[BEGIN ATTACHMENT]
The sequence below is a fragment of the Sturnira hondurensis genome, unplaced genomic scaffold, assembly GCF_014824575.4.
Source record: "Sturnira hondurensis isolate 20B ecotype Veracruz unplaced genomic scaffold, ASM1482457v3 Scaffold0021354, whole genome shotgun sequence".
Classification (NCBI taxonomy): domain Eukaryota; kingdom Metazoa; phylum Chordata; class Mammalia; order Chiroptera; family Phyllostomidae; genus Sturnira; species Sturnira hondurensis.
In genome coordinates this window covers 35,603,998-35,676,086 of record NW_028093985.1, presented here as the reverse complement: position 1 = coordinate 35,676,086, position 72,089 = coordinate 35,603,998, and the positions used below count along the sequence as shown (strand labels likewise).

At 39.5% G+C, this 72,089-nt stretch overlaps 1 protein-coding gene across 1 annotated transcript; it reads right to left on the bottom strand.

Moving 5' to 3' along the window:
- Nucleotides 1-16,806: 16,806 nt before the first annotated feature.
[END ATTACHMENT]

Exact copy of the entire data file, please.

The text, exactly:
The sequence below is a fragment of the Sturnira hondurensis genome, unplaced genomic scaffold, assembly GCF_014824575.4.
Source record: "Sturnira hondurensis isolate 20B ecotype Veracruz unplaced genomic scaffold, ASM1482457v3 Scaffold0021354, whole genome shotgun sequence".
Classification (NCBI taxonomy): domain Eukaryota; kingdom Metazoa; phylum Chordata; class Mammalia; order Chiroptera; family Phyllostomidae; genus Sturnira; species Sturnira hondurensis.
In genome coordinates this window covers 35,603,998-35,676,086 of record NW_028093985.1, presented here as the reverse complement: position 1 = coordinate 35,676,086, position 72,089 = coordinate 35,603,998, and the positions used below count along the sequence as shown (strand labels likewise).

At 39.5% G+C, this 72,089-nt stretch overlaps 1 protein-coding gene across 1 annotated transcript; it reads right to left on the bottom strand.

Moving 5' to 3' along the window:
- Nucleotides 1-16,806: 16,806 nt before the first annotated feature.